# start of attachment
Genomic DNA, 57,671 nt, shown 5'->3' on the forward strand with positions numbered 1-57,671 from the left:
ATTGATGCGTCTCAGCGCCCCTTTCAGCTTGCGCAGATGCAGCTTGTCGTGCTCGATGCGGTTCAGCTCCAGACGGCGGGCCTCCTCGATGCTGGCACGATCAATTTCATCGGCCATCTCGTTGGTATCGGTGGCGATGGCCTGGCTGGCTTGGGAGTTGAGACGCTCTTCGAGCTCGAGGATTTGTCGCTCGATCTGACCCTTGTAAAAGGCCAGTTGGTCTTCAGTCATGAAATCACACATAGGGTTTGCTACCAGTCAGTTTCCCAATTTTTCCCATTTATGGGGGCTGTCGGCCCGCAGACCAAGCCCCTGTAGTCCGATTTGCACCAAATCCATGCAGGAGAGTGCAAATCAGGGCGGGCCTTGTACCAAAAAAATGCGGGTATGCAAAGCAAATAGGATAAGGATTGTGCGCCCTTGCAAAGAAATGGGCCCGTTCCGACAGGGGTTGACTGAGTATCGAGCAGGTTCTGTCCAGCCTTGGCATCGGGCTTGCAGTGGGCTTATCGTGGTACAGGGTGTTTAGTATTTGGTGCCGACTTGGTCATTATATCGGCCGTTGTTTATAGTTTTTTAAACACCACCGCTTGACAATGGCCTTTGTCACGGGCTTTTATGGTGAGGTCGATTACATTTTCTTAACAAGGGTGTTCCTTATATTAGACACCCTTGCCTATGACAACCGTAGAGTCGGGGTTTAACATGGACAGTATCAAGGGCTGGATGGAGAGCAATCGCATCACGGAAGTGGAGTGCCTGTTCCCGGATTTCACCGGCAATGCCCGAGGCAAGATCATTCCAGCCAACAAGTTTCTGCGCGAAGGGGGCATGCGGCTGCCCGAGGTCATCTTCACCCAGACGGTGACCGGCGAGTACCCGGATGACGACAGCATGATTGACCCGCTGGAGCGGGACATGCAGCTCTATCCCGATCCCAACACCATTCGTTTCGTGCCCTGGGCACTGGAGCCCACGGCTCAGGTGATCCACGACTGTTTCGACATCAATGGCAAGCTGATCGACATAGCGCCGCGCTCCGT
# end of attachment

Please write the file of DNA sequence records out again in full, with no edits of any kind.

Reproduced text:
Genomic DNA, 57,671 nt, shown 5'->3' on the forward strand with positions numbered 1-57,671 from the left:
ATTGATGCGTCTCAGCGCCCCTTTCAGCTTGCGCAGATGCAGCTTGTCGTGCTCGATGCGGTTCAGCTCCAGACGGCGGGCCTCCTCGATGCTGGCACGATCAATTTCATCGGCCATCTCGTTGGTATCGGTGGCGATGGCCTGGCTGGCTTGGGAGTTGAGACGCTCTTCGAGCTCGAGGATTTGTCGCTCGATCTGACCCTTGTAAAAGGCCAGTTGGTCTTCAGTCATGAAATCACACATAGGGTTTGCTACCAGTCAGTTTCCCAATTTTTCCCATTTATGGGGGCTGTCGGCCCGCAGACCAAGCCCCTGTAGTCCGATTTGCACCAAATCCATGCAGGAGAGTGCAAATCAGGGCGGGCCTTGTACCAAAAAAATGCGGGTATGCAAAGCAAATAGGATAAGGATTGTGCGCCCTTGCAAAGAAATGGGCCCGTTCCGACAGGGGTTGACTGAGTATCGAGCAGGTTCTGTCCAGCCTTGGCATCGGGCTTGCAGTGGGCTTATCGTGGTACAGGGTGTTTAGTATTTGGTGCCGACTTGGTCATTATATCGGCCGTTGTTTATAGTTTTTTAAACACCACCGCTTGACAATGGCCTTTGTCACGGGCTTTTATGGTGAGGTCGATTACATTTTCTTAACAAGGGTGTTCCTTATATTAGACACCCTTGCCTATGACAACCGTAGAGTCGGGGTTTAACATGGACAGTATCAAGGGCTGGATGGAGAGCAATCGCATCACGGAAGTGGAGTGCCTGTTCCCGGATTTCACCGGCAATGCCCGAGGCAAGATCATTCCAGCCAACAAGTTTCTGCGCGAAGGGGGCATGCGGCTGCCCGAGGTCATCTTCACCCAGACGGTGACCGGCGAGTACCCGGATGACGACAGCATGATTGACCCGCTGGAGCGGGACATGCAGCTCTATCCCGATCCCAACACCATTCGTTTCGTGCCCTGGGCACTGGAGCCCACGGCTCAGGTGATCCACGACTGTTTCGACATCAATGGCAAGCTGATCGACATAGCGCCGCGCTCCGT